Wednesday, May 06, 2009


When it comes to getting what I want from my kids, I’m a firm believer in bribery. And since I just read an article in Parents magazine advocating it as an acceptable method of preventing tantrums, I now feel relieved to do it guilt-free. Maybe I’ll even use it more freely now that it’s condoned by experts.

My daughter was close to giving up naps when she turned three. There were two problems with this notion. One was that I had the baby napping at the same time, and I really, really wanted both kids to nap together so I could have a quiet hour to myself each afternoon. The second problem was she was an absolute nightmare to deal with if she skipped her nap.

After weeks of pointless negotiations, giving her special sheets, a favorite toy to sleep with, locking her in her room with a child gate, moving nap time up and back, and all of these approaches failing miserably, I realized that she’d developed a sweet tooth, and an obsession with Dum-Dum lollipops. I bought a big bag of them, set them high on a shelf in our family room (in plain view, but unreachable to her), and told her, “If you nap today, you can have a lollipop as a reward.” She slept for an hour and a half that day, and as she appeared at the bottom of the stairs, hair damp with sweat, face lined with wrinkles from her pillow case, sleepy eyes squinting in the sunlight, she pointed hopefully at the bag of treats and asked if she could have one. She got two, and we were on a roll.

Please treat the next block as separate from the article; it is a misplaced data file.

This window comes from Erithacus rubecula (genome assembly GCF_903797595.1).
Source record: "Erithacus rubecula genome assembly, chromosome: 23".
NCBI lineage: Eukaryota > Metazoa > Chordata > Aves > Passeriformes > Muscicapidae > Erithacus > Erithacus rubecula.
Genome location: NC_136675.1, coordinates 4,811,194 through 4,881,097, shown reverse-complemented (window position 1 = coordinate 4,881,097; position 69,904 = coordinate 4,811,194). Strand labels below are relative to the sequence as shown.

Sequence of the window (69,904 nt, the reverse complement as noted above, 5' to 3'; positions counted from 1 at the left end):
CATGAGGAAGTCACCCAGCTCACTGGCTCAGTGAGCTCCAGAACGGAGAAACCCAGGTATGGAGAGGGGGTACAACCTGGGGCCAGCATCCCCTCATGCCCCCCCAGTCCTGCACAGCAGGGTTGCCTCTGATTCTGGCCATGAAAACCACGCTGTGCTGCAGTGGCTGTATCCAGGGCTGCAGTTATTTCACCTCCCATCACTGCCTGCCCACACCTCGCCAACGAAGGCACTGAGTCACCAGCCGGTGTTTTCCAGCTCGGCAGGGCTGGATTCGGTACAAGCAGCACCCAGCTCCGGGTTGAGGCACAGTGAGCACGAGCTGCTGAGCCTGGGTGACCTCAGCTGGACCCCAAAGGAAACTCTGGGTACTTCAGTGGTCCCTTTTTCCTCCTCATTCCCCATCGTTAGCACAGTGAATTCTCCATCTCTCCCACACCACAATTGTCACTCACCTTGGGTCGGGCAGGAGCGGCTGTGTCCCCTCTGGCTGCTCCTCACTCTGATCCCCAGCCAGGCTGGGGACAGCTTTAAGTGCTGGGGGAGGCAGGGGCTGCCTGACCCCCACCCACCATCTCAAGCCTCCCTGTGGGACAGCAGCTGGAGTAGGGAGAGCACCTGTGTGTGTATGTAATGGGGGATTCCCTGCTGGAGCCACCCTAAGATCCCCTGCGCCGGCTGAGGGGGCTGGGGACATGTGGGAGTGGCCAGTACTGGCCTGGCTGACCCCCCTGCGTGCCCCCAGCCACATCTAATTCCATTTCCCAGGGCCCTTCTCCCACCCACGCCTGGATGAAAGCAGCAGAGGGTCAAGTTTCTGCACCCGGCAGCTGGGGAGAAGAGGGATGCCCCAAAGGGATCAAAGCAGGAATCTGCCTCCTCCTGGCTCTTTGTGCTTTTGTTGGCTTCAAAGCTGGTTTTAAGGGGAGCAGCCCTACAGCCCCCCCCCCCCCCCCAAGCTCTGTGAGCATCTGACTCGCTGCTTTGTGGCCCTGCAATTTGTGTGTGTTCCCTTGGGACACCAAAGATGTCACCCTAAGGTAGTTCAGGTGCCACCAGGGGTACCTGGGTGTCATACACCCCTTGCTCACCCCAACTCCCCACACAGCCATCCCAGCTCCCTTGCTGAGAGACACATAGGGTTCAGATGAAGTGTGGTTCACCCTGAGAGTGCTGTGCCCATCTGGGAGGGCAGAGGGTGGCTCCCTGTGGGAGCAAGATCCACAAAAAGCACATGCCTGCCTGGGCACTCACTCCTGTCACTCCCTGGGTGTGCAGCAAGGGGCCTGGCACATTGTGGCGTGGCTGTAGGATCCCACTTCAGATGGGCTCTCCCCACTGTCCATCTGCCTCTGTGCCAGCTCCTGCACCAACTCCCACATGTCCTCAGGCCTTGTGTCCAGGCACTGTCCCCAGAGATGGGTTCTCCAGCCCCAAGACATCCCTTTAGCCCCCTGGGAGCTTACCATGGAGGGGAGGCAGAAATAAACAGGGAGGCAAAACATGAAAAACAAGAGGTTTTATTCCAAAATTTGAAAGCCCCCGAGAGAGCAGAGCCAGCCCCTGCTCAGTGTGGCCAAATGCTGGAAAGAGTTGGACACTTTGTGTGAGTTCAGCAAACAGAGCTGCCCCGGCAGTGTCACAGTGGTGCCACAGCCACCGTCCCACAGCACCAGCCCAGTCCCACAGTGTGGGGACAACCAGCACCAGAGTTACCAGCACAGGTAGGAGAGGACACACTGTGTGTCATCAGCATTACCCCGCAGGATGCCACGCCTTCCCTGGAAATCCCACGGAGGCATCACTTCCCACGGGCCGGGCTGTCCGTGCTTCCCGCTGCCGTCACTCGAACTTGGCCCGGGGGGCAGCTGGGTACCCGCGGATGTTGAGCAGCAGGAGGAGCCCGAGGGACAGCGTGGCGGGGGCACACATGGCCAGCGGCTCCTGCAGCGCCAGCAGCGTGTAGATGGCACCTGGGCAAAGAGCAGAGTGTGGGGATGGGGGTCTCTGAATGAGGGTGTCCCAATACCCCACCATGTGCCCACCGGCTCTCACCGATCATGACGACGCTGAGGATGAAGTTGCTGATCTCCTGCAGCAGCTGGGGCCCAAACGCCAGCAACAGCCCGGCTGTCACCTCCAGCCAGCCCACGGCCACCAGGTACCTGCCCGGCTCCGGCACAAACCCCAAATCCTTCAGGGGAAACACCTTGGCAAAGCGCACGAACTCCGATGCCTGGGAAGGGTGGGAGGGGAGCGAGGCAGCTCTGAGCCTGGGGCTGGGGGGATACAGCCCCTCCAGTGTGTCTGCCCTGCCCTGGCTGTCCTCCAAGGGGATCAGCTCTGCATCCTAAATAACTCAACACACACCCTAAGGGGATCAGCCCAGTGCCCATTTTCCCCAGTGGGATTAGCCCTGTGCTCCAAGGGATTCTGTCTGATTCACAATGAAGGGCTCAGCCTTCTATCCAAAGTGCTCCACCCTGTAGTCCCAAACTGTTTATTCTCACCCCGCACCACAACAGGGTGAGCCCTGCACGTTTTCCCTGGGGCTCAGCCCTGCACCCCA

Now both of my children wake from naps and promptly say, “Mommy, I napped. Can I have candy?” It’s the only time they get candy, and until reading that Parents article, I wondered if I was setting a bad precedent by rewarding them with food for sleeping. I secretly thought it was a great idea, not only because it worked as bribery (having the ability to go back into a non-napping kid’s room and say, “You can get up now, and not have candy, or you can go to sleep, and have candy” has a remarkable effect on my girls, especially because each one worries the other will get candy and she won’t), but also because the small dose of sugar seems to get their blood sugar back up quickly, getting the cranky post-nap phase over with faster. Chase it with a full cup of milk (protein, to keep the blood sugar at a good level after the sugar crash), and they are happy campers for the evening hours. Now, what’s an acceptable bribe for going all day without bickering with your sister?

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